Tribunals are entitled by law to reduce a complainant’s compensation by an amount that is “just and equitable”, depending on the circumstances of their dismissal. In Parkview Care Ltd v Fenn, the Employment Appeal Tribunal (EAT) held that a five per cent reduction was perversely low, given that the employee had disappeared for two hours in a company car and then lied about where he had been and what he had been doing. 

Basic facts

Mr Fenn was accused by his employer of using a company vehicle for “clandestine purposes” over a two-hour period while he was supposed to be at work. He then gave two different accounts of where he had been, saying firstly that he had been stuck in traffic and then that he had been at a friend’s house trying to get the car fixed. 

His employer was not convinced by his explanation and asked him to attend a disciplinary hearing. Mr Fenn then lodged a grievance but the company ignored it and went ahead with the hearing. Although Mr Fenn attended the meeting, he walked out claiming that it was unfair. His employer then issued him with a final warning. However, Mr Fenn brought a claim of unfair constructive dismissal. 

Tribunal decision

The tribunal agreed with Mr Fenn that the conduct of the meeting had been unfair, not least because it lacked the “elementary requirements of natural justice”. As such, Mr Fenn had been unfairly constructively dismissed.

It then held that it would be “just and equitable” to reduce his compensation by five per cent under section 123(6) of the Employment Rights Act, given his behaviour. However, it refused to apply what is known as a Polkey reduction which relates to situations where, even if the employer had followed a fair procedure, the employee would have been dismissed in any event.

It also held that Mr Fenn was entitled to his hourly rate when “sleeping-in” at his former place of employment.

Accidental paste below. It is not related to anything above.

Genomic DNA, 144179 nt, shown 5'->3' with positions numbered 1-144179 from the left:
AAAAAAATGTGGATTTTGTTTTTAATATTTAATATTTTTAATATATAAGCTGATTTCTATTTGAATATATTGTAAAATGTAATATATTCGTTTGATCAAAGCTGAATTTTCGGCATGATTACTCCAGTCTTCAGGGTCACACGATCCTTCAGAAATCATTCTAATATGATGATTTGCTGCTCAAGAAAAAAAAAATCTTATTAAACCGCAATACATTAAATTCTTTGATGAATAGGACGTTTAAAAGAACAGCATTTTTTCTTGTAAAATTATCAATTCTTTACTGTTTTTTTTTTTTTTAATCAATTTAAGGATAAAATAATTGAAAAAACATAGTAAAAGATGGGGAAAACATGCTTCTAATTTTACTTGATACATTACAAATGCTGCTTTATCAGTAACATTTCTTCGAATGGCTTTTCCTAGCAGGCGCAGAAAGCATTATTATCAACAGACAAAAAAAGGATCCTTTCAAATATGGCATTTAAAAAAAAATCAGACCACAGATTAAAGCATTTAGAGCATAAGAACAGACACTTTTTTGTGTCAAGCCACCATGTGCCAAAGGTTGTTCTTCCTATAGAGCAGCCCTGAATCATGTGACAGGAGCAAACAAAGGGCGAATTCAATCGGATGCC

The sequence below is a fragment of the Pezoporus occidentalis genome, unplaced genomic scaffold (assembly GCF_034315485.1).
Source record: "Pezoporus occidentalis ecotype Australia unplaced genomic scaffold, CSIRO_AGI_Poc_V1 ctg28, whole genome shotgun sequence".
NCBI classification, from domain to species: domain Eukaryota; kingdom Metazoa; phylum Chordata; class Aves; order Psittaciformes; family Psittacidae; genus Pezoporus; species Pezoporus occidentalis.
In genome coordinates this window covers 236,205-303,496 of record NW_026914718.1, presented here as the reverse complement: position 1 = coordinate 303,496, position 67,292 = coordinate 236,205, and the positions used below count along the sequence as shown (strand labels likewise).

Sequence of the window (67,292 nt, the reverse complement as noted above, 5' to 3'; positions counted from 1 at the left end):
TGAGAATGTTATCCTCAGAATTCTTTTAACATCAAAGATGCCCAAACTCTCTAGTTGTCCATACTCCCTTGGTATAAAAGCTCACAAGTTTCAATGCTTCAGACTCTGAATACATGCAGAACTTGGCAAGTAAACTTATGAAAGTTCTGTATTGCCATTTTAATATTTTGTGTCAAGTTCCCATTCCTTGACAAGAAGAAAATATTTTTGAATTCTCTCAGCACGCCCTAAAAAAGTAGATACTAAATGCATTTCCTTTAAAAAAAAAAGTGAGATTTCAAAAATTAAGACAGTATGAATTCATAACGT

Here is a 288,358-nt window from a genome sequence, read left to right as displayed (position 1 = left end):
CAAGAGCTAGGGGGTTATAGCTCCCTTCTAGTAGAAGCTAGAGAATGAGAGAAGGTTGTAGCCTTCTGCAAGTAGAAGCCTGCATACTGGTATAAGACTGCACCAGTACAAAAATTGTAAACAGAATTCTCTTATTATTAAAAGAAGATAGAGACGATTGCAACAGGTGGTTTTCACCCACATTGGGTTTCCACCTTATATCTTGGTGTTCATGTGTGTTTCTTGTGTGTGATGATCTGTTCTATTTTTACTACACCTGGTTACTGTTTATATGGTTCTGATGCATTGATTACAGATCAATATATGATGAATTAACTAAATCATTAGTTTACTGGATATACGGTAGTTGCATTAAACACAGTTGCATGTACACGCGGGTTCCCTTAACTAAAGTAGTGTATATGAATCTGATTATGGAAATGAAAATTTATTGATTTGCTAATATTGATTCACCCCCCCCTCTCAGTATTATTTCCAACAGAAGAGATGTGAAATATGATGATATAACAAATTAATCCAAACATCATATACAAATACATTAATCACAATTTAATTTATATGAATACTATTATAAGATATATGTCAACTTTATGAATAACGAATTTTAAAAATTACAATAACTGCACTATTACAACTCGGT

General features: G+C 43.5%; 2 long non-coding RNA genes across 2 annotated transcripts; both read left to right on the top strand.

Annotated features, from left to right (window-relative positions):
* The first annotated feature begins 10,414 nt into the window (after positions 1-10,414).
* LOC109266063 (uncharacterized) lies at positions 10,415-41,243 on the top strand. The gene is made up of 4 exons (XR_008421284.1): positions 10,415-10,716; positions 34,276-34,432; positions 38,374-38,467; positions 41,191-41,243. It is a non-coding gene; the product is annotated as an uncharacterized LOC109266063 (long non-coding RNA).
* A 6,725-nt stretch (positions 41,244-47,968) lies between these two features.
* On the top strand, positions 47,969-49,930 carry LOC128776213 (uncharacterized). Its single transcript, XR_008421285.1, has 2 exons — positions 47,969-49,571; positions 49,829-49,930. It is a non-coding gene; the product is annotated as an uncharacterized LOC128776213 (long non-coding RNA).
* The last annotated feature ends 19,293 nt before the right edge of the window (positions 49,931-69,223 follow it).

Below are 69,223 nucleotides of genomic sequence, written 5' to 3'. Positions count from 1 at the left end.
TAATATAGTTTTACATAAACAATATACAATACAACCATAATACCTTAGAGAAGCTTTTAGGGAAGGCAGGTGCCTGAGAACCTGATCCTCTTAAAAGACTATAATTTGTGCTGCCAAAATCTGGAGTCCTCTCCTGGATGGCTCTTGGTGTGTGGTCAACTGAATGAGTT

The company appealed on the number of grounds, including the low assessment of Mr Fenn’s contributory behaviour and that Mr Fenn was entitled to his normal hourly rate when “sleeping-in”. 

EAT decision

The EAT held firstly that the tribunal was entitled to find that the conduct of the meeting was unfair and it was this that led Mr Fenn to walk out, as opposed to his underlying behaviour.

The tribunal was also entitled to find that the company should have stopped the hearing as a matter of fairness in order to deal with Mr Fenn’s grievance. Alternatively, it could have continued with it before returning to the grievance. What it was not entitled to do was to ignore it.

As for failing to apply a Polkey reduction, the EAT held that there was no evidence to support the company’s contention that Mr Fenn would have left his employment irrespective of the conduct of the hearing.

In terms of the reduction in the compensatory award, the EAT agreed with the employer that a five per cent reduction was a perversely low assessment of Mr Fenn’s contribution to his unfair dismissal, given the gravity of his underlying behaviour which involved using a company vehicle for clandestine purposes for at least two hours, after which he lied to his employers. It concluded that his contribution should be set at 25 per cent.

Finally, it held that the tribunal was wrong to conclude that Mr Fenn was entitled to his normal hourly rate when “sleeping-in”. Instead, it was persuaded that, based on a construction of his contract, the company had agreed to pay him an “allowance” for any time he spent “sleeping-in”.